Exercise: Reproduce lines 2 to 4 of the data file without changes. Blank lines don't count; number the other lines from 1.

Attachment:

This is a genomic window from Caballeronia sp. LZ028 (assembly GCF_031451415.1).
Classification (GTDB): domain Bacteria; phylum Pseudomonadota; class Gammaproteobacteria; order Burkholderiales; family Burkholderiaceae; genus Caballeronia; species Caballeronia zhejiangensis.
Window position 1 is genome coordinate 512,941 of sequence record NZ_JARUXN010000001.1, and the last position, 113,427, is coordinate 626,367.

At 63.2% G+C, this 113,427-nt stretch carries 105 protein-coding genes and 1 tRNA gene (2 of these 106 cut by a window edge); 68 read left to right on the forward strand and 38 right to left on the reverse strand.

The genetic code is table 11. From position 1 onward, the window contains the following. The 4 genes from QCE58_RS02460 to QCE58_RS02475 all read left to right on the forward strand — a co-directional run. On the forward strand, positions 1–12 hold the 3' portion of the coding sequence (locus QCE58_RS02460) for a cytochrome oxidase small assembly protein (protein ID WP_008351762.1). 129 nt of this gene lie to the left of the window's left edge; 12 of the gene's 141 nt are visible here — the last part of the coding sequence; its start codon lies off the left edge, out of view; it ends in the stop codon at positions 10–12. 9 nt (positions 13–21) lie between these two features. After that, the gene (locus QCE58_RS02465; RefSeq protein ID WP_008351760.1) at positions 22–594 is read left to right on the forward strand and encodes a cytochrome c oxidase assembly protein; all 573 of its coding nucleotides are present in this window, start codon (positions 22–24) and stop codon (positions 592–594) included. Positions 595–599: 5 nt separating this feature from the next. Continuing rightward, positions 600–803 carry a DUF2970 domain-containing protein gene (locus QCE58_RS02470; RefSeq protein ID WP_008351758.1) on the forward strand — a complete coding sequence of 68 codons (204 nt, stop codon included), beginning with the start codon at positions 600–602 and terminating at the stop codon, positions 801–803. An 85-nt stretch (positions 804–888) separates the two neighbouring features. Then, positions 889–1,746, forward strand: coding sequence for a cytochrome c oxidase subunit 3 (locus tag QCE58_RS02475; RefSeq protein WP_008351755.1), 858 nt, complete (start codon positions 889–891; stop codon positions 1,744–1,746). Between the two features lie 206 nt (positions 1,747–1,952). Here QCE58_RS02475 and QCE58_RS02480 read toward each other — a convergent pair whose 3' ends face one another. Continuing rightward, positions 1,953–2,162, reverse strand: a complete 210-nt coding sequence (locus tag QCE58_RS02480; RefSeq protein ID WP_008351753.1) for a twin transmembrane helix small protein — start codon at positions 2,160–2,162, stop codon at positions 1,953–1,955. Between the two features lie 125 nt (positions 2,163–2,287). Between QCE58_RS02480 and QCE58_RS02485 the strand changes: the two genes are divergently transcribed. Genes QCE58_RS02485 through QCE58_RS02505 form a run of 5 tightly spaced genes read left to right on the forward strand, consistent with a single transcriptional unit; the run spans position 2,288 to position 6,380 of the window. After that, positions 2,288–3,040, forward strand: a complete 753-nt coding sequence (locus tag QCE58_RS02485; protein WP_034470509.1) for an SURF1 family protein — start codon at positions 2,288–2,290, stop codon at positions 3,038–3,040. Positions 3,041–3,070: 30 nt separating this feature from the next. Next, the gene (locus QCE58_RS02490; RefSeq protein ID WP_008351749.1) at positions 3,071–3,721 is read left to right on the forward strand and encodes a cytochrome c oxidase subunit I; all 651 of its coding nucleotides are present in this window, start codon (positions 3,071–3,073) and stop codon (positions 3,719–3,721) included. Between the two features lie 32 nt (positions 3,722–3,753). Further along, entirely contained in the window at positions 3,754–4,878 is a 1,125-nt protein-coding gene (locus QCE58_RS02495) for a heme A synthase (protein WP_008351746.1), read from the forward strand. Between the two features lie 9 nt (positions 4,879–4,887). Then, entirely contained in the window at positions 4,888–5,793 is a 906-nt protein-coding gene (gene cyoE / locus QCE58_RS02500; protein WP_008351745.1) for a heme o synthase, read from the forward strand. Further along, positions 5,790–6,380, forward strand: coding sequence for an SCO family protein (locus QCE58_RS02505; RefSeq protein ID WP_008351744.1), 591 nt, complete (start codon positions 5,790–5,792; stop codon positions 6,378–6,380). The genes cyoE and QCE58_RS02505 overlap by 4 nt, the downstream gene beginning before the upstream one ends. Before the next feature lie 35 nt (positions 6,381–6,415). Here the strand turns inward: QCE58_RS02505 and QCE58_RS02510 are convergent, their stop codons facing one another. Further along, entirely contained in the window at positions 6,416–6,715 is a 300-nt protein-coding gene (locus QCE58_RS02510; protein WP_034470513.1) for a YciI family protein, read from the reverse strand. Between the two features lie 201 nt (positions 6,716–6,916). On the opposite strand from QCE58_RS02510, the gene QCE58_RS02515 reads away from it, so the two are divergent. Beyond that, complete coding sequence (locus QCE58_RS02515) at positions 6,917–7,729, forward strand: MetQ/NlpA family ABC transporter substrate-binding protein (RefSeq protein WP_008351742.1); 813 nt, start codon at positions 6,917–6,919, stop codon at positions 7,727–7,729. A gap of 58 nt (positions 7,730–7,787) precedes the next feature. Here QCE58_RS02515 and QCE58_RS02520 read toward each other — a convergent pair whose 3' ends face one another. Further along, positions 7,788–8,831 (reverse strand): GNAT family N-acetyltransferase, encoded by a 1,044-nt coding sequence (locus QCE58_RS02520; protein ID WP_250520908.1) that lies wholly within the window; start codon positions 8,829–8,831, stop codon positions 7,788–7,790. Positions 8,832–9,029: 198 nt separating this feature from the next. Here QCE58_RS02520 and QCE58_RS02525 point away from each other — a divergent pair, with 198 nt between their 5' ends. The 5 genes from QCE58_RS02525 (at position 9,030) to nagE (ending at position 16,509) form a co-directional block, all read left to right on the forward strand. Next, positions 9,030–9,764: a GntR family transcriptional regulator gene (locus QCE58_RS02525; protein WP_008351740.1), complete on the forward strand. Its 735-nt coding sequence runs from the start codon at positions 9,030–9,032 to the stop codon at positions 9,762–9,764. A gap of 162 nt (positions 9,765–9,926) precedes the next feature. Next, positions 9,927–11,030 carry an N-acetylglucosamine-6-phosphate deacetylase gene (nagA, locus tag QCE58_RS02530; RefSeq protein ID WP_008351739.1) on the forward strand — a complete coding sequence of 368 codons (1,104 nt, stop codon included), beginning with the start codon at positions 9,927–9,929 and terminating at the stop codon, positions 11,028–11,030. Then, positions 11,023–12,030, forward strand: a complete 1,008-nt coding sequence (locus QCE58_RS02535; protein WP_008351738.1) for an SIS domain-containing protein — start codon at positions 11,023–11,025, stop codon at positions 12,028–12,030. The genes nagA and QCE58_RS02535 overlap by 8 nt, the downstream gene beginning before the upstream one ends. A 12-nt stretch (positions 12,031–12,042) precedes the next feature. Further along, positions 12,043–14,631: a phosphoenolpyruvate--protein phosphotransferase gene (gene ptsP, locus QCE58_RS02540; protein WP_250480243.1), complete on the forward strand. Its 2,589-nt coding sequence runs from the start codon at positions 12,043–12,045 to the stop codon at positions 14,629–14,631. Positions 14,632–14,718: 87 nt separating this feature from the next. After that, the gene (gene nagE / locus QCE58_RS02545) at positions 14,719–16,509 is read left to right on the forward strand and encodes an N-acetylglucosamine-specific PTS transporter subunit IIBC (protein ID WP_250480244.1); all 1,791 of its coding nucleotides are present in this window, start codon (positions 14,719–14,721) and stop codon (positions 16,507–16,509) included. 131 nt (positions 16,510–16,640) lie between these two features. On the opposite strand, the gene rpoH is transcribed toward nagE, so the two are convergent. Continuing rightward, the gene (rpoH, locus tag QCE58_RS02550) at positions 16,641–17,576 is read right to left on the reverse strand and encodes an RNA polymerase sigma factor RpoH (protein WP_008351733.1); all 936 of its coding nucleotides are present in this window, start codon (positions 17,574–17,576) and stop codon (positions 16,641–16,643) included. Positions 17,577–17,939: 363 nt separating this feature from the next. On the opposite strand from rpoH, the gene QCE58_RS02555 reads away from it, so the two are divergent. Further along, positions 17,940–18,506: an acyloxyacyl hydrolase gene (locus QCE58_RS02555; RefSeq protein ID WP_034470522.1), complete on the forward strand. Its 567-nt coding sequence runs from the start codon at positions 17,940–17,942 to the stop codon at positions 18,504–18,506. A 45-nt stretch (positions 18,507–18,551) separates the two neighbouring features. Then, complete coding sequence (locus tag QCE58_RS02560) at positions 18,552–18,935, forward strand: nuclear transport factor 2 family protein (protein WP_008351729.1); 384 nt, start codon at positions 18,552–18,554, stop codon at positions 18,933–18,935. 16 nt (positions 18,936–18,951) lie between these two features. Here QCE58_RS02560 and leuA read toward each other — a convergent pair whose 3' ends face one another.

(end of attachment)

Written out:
Classification (GTDB): domain Bacteria; phylum Pseudomonadota; class Gammaproteobacteria; order Burkholderiales; family Burkholderiaceae; genus Caballeronia; species Caballeronia zhejiangensis.
Window position 1 is genome coordinate 512,941 of sequence record NZ_JARUXN010000001.1, and the last position, 113,427, is coordinate 626,367.

At 63.2% G+C, this 113,427-nt stretch carries 105 protein-coding genes and 1 tRNA gene (2 of these 106 cut by a window edge); 68 read left to right on the forward strand and 38 right to left on the reverse strand.